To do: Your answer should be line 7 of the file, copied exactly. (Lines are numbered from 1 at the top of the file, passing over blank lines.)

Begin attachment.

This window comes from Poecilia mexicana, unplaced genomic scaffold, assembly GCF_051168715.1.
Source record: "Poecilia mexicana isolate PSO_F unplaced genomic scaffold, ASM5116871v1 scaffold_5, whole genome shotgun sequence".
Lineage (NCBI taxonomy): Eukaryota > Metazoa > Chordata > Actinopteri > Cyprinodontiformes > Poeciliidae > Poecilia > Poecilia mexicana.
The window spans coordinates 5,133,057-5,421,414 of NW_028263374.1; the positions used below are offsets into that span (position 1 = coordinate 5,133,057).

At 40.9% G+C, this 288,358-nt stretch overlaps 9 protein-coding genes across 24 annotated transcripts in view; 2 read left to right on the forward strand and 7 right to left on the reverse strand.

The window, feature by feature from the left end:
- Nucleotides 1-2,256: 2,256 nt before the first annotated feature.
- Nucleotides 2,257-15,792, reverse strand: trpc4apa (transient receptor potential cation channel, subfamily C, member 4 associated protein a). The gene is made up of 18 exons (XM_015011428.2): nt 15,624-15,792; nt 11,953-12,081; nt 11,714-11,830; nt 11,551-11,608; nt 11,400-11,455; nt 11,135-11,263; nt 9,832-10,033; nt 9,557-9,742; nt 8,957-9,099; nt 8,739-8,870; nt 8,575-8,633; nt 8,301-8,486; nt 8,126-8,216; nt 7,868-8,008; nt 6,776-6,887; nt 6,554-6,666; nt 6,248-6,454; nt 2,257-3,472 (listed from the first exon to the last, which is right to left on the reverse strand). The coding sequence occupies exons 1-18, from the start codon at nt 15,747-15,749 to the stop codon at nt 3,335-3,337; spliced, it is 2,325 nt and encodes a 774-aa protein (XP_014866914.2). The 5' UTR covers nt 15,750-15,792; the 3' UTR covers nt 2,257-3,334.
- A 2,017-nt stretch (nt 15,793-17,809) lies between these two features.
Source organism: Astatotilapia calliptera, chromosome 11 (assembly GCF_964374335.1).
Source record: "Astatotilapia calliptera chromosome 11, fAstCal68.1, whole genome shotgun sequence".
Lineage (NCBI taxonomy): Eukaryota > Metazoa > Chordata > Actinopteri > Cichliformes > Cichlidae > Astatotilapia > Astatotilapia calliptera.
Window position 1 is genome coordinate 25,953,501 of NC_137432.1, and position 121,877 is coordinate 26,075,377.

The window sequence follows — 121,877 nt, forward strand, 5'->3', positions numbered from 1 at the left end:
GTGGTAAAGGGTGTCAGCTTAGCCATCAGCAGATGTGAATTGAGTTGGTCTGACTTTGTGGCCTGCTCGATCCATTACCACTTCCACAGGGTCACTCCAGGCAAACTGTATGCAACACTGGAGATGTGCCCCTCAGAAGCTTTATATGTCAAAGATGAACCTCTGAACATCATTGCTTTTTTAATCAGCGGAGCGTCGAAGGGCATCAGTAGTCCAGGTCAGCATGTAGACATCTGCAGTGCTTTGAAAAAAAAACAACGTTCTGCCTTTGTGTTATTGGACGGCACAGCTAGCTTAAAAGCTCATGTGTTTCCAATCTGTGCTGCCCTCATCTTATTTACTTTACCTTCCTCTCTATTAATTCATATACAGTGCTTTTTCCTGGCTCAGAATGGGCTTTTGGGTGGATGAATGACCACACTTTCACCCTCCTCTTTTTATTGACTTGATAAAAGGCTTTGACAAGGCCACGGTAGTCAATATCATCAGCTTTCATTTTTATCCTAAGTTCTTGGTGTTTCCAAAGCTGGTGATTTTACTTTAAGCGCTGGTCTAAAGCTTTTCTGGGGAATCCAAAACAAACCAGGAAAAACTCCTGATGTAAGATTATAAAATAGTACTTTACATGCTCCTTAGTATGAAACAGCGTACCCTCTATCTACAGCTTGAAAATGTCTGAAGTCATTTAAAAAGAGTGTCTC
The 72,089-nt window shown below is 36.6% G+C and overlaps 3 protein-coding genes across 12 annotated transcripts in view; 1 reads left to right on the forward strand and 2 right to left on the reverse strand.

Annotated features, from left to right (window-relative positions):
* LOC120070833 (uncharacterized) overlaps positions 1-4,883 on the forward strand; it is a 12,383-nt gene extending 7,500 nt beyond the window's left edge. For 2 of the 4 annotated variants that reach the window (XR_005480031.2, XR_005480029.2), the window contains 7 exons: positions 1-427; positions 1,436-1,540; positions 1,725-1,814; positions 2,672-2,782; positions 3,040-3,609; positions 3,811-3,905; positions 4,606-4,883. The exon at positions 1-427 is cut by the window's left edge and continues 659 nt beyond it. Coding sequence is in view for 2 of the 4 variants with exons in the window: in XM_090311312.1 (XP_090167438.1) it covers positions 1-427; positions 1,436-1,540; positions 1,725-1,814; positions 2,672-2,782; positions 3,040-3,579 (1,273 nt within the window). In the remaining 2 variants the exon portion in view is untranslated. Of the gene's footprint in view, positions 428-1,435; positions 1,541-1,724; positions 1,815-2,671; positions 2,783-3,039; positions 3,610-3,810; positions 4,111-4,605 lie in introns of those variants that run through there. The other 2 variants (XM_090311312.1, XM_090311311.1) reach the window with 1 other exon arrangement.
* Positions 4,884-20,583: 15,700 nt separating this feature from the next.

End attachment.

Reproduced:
- Nucleotides 1-2,256: 2,256 nt before the first annotated feature.